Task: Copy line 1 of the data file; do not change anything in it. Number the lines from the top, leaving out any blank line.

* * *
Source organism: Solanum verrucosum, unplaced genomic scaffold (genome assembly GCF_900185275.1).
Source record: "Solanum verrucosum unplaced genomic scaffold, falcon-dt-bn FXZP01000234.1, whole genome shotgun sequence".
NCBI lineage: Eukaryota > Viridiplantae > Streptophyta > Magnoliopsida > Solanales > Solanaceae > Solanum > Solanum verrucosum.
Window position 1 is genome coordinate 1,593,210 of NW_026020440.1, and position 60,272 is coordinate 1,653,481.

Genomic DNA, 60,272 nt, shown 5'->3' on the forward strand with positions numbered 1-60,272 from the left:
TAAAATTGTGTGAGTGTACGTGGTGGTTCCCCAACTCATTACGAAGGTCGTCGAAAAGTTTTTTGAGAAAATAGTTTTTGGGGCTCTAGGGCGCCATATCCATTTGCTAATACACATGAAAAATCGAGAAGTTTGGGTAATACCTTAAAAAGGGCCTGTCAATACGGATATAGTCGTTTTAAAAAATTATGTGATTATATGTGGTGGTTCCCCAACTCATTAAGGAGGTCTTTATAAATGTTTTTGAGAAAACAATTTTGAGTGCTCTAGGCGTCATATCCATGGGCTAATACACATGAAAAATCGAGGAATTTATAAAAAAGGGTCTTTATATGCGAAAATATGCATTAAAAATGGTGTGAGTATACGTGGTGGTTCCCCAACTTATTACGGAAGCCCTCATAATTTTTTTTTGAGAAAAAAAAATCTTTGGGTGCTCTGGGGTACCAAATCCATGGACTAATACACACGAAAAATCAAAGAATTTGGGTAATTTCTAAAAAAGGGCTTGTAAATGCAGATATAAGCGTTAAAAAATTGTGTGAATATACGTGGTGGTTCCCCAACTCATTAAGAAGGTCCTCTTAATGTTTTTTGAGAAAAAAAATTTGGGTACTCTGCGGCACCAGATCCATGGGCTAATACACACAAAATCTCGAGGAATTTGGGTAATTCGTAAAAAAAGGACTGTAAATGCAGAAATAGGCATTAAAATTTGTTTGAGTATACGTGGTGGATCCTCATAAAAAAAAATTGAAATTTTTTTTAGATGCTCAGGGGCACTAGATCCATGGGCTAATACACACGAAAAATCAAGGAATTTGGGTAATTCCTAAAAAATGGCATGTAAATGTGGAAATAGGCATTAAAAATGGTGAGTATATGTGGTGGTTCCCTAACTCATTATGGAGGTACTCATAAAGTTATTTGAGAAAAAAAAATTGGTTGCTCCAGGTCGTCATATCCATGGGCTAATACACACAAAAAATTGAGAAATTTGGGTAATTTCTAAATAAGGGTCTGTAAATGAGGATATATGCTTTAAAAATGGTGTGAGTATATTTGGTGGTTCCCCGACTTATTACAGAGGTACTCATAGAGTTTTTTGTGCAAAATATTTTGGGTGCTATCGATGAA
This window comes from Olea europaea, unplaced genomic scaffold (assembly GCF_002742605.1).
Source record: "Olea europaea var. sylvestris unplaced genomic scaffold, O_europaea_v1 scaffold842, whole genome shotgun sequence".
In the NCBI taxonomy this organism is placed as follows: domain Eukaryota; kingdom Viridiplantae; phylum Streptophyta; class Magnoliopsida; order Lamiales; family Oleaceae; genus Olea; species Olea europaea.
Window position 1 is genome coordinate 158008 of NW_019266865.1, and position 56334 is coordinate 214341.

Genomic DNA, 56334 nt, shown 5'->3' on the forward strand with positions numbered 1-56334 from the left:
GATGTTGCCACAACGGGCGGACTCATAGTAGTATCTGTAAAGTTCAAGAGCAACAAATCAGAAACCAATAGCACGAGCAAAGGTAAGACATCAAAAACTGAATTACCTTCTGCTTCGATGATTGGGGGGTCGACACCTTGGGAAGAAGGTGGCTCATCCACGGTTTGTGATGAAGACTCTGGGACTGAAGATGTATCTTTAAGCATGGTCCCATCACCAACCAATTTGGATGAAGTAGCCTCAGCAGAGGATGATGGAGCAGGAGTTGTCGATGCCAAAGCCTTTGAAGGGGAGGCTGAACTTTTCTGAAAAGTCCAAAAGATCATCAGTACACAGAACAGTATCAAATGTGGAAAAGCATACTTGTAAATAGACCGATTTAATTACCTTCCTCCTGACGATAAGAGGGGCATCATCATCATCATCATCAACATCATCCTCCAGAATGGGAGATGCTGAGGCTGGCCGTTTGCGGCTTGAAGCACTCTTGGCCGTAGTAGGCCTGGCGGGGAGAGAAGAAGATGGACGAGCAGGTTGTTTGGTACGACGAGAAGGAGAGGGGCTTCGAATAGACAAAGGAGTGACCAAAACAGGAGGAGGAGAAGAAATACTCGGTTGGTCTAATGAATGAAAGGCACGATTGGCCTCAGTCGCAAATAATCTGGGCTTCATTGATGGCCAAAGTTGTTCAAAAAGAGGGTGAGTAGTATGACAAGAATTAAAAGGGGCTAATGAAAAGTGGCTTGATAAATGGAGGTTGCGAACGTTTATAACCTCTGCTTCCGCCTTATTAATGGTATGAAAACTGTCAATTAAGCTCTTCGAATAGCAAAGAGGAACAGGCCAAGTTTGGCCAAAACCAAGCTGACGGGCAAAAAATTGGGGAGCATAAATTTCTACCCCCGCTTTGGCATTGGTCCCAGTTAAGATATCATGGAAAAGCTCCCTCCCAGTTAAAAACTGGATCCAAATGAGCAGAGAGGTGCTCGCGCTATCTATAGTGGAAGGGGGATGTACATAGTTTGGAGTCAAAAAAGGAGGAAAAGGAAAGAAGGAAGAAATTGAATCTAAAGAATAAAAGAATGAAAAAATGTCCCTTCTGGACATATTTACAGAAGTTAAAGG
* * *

Source organism: Solanum verrucosum, unplaced genomic scaffold (genome assembly GCF_900185275.1).